The goal of the following homework is to develop our understanding of the two-way fixed effect models. See the original paper by Abowd Kramartz and Margolis.

One central piece is to have a network of workers and firms over time. We then start by simulating such an object. The rest of homework will focus on adding wages to this model. As we know from the lectures, a central issue of the network will be the number of movers.

We are going to model the mobility between workers and firms. Given a transition matrix we can solve for a stationary distrubtion, and then construct our panel from there.

```
nk = 30
nl = 10
alpha_sd = 1
psi_sd = 1
# let's draw some FE
psi = qnorm(1:nk/(nk+1)) * alpha_sd
alpha = qnorm(1:nl/(nl+1)) * psi_sd
# let's assume moving PR is fixed
lambda = 0.05
csort = 0.5 # sorting effect
cnetw = 0.2 # network effect
csig = 0.5
# lets create type specific transition matrices
# we are going to use joint normal centered on different values
G = array(0,c(nl,nk,nk))
for (l in 1:nl) for (k in 1:nk) {
G[l,k,] = dnorm(csort*(psi[k] - alpha[l])) * dnorm(cnetw*(psi[k] - psi))
G[l,k,] = dnorm( psi - cnetw *psi[k] - csort * alpha[l],sd = csig )
G[l,k,] = G[l,k,]/sum(G[l,k,])
}
# we then solve for the stationary distribution over psis for each alpha value
H = array(1/nk,c(nl,nk))
for (l in 1:nl) {
M = G[l,,]
for (i in 1:100) {
H[l,] = t(G[l,,]) %*% H[l,]
}
}
Plot1=wireframe(G[1,,],aspect = c(1,1),xlab = "previous firm",ylab="next firm")
Plot2=wireframe(G[nl,,],aspect = c(1,1),xlab = "previous firm",ylab="next firm")
grid.arrange(Plot1, Plot2,nrow=1)
```

And we can plot the joint distribution of matches

`wireframe(H,aspect = c(1,1),xlab = "worker",ylab="firm")`

The next step is to simulate our network given our transitions rules.

```
nt = 5
ni = 100000
# we simulate a panel
network = array(0,c(ni,nt))
spellcount = array(0,c(ni,nt))
A = rep(0,ni)
for (i in 1:ni) {
# we draw the worker type
l = sample.int(nl,1)
A[i]=l
# at time 1, we draw from H
network[i,1] = sample.int(nk,1,prob = H[l,])
for (t in 2:nt) {
if (runif(1)<lambda) {
network[i,t] = sample.int(nk,1,prob = G[l,network[i,t-1],])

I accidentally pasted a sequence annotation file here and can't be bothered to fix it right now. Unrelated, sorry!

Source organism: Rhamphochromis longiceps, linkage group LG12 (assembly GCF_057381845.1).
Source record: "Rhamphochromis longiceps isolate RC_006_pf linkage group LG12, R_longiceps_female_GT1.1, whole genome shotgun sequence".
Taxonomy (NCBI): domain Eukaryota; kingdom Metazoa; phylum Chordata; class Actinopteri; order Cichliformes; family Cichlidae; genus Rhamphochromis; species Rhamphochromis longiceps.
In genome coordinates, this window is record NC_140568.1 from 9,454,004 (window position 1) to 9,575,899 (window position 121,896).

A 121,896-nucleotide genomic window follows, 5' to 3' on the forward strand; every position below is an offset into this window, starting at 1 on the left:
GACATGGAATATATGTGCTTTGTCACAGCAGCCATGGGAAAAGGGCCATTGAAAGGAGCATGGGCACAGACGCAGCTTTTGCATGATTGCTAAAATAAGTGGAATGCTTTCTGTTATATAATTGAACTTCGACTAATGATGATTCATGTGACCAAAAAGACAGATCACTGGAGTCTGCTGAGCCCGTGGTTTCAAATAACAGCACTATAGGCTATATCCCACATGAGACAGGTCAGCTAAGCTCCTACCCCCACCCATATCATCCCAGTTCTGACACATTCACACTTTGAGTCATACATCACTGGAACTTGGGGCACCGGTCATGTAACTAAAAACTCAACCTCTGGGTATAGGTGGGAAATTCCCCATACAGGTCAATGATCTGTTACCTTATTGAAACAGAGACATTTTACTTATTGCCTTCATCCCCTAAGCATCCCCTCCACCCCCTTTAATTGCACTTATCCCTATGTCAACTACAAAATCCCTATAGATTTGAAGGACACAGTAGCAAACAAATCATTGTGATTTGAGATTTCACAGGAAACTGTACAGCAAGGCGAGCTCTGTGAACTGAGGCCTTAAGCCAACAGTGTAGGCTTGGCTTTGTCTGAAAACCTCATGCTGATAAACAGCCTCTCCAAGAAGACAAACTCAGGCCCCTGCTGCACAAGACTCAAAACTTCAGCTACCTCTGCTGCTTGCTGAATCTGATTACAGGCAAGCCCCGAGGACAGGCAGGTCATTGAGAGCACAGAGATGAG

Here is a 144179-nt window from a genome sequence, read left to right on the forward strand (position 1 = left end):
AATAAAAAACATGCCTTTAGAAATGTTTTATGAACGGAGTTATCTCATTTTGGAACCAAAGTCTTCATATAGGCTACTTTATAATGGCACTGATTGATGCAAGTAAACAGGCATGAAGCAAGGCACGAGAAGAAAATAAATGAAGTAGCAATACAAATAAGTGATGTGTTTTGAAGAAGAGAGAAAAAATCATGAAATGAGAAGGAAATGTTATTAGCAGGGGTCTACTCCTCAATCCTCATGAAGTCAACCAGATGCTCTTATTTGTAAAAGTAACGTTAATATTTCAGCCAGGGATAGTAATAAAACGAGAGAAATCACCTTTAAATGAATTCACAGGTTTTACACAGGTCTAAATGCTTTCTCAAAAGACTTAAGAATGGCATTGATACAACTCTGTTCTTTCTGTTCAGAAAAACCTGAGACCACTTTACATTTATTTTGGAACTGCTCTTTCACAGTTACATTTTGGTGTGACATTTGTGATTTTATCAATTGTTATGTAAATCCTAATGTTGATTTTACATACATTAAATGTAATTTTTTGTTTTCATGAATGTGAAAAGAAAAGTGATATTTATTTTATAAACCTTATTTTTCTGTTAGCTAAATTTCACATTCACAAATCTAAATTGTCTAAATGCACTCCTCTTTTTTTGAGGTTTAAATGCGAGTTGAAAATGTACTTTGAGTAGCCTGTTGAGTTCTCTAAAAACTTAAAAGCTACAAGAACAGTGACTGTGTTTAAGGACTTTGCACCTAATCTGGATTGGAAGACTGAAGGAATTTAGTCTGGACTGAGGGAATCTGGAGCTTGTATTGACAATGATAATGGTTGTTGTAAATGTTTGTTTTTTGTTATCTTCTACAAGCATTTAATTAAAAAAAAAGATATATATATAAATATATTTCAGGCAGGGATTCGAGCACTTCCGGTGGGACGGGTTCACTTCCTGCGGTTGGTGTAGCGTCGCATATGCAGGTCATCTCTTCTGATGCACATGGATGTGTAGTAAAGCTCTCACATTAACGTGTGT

spellcount[i,t] = spellcount[i,t-1] +1
} else {
network[i,t] = network[i,t-1]
spellcount[i,t] = spellcount[i,t-1]
}
}
}
data = data.table(melt(network,c('i','t')))
data2 = data.table(melt(spellcount,c('i','t')))
setnames(data,"value","k")
data <- data[,spell := data2$value]
data <- data[,l := A[i],i]
data <- data[,alpha := alpha[l],l]
data <- data[,psi := psi[k],k]
```

The final step is a to assign identities to the firm. We are going to do this is a relatively simple way, by simply randomly assigning firm ids to spells.

```
firm_size = 10
within_firm_count = ni/(firm_size*nk*nt)
dspell <- data[,list(len=.N),list(i,spell,k)]
dspell <- dspell[,fid := sample( 1: pmax(1,sum(len)/(firm_size*nt) ) ,.N,replace=TRUE) , k]
dspell <- dspell[,fid := .GRP, list(k,fid)]
setkey(data,i,spell)
setkey(dspell,i,spell)
data <- data[, fid:= dspell[data,fid]]
```

Question 1 We are going to do some `R-golfing`

(see wikipedia). I want you to use a one line code to evaluate the following 2 quantities:

- mean firm size, in the crossection, expect something like 15.
- mean number of movers per firm in total in our panel (a worker that moved from firm i to j is counted as mover in firm i as well as in firm j).

To evaluate the number of strokes that you needed to use run the following on your line of code: `all.names(expression( YOUR_CODE ))`

. My scores for the previous two are `9`

and `18`

.

We start with just AKM wages, which is log additive with some noise.

```
w_sigma = 0.8
data <- data[, lw := alpha + psi + w_sigma * rnorm(.N) ]
```

Question 2 Before we finish with the simulation code. Use this generated data to create the event study plot from Card-Heining-Kline:

- Compute the mean wage within firm
- group firms into quartiles